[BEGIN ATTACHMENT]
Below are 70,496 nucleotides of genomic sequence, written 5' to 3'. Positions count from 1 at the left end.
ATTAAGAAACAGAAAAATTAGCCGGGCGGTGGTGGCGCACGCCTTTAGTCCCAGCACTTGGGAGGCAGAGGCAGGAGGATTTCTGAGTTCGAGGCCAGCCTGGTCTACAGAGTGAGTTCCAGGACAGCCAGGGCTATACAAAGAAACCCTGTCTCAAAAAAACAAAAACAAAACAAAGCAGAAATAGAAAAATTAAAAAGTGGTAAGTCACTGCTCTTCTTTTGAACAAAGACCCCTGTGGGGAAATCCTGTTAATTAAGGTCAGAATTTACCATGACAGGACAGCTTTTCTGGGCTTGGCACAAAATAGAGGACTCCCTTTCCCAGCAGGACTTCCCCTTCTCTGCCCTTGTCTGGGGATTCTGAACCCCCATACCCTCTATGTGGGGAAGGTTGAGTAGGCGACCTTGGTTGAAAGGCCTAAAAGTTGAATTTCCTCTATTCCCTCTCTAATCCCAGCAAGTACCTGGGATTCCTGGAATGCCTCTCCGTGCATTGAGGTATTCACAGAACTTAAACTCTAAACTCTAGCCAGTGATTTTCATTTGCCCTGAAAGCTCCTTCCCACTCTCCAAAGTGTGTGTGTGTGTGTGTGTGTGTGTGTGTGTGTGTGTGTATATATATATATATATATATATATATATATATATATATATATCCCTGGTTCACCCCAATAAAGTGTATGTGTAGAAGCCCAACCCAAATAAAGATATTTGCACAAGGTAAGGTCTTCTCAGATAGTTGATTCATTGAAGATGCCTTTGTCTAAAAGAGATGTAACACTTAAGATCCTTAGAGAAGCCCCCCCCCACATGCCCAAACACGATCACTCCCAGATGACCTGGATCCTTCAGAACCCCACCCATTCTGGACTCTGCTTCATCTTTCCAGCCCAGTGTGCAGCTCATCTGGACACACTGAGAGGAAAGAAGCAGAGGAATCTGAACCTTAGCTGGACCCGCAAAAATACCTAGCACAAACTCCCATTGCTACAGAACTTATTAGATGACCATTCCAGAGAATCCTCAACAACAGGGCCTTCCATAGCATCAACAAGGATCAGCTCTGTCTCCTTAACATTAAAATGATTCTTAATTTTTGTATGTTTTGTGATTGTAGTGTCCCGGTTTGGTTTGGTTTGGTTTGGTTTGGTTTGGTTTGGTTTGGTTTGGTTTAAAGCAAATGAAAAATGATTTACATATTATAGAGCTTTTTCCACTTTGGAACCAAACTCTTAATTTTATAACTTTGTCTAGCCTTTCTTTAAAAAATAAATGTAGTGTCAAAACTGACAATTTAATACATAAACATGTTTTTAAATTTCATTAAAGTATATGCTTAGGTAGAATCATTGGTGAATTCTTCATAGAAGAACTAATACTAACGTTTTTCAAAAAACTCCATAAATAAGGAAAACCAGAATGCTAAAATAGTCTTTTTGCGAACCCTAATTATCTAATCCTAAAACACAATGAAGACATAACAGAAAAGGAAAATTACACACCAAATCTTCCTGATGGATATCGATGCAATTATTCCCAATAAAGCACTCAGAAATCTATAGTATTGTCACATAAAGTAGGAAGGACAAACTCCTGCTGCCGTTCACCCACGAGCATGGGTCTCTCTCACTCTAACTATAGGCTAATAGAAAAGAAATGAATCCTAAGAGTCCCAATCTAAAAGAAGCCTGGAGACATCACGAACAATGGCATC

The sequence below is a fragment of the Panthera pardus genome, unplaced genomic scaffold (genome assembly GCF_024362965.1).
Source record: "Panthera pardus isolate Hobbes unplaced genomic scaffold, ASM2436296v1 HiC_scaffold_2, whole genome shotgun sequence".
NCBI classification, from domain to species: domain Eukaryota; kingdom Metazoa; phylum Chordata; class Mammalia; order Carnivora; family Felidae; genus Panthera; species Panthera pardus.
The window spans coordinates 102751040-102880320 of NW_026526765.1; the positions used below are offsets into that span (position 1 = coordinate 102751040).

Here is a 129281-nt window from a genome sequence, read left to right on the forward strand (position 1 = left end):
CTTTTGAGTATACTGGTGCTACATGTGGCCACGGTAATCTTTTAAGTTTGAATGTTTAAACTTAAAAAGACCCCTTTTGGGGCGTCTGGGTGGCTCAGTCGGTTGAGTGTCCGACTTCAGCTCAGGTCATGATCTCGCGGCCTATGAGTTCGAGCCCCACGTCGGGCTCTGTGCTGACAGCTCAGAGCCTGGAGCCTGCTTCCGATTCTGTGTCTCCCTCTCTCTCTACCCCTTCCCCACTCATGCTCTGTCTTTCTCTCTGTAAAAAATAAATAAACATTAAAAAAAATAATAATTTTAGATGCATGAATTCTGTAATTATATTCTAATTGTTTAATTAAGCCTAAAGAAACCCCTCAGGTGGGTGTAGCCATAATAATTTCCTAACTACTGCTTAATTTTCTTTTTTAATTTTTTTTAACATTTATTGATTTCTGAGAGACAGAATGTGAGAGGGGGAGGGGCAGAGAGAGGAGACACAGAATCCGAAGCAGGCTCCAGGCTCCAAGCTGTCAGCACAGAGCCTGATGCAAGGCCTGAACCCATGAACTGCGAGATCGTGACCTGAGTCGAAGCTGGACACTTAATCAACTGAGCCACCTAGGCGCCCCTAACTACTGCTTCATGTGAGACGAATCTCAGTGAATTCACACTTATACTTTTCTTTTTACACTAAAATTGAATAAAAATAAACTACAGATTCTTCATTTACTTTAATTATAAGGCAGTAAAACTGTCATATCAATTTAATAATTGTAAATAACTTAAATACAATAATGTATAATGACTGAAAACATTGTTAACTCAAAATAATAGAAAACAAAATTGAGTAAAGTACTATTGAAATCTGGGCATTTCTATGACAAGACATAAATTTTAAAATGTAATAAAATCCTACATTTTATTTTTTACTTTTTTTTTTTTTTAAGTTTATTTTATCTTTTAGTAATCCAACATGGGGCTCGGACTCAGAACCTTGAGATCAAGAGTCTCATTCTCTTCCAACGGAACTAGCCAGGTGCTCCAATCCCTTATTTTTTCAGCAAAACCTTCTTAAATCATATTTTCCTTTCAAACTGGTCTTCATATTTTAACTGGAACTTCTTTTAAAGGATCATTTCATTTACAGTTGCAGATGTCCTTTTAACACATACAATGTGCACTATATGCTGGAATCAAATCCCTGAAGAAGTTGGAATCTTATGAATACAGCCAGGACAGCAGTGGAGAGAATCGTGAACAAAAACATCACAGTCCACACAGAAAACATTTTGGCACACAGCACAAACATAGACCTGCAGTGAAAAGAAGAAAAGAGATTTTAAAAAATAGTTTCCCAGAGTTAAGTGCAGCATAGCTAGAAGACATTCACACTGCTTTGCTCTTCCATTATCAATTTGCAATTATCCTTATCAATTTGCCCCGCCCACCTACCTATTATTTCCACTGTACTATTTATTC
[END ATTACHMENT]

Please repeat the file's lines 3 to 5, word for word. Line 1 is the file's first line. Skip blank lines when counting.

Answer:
The sequence below is a fragment of the Panthera pardus genome, unplaced genomic scaffold (genome assembly GCF_024362965.1).
Source record: "Panthera pardus isolate Hobbes unplaced genomic scaffold, ASM2436296v1 HiC_scaffold_2, whole genome shotgun sequence".
NCBI classification, from domain to species: domain Eukaryota; kingdom Metazoa; phylum Chordata; class Mammalia; order Carnivora; family Felidae; genus Panthera; species Panthera pardus.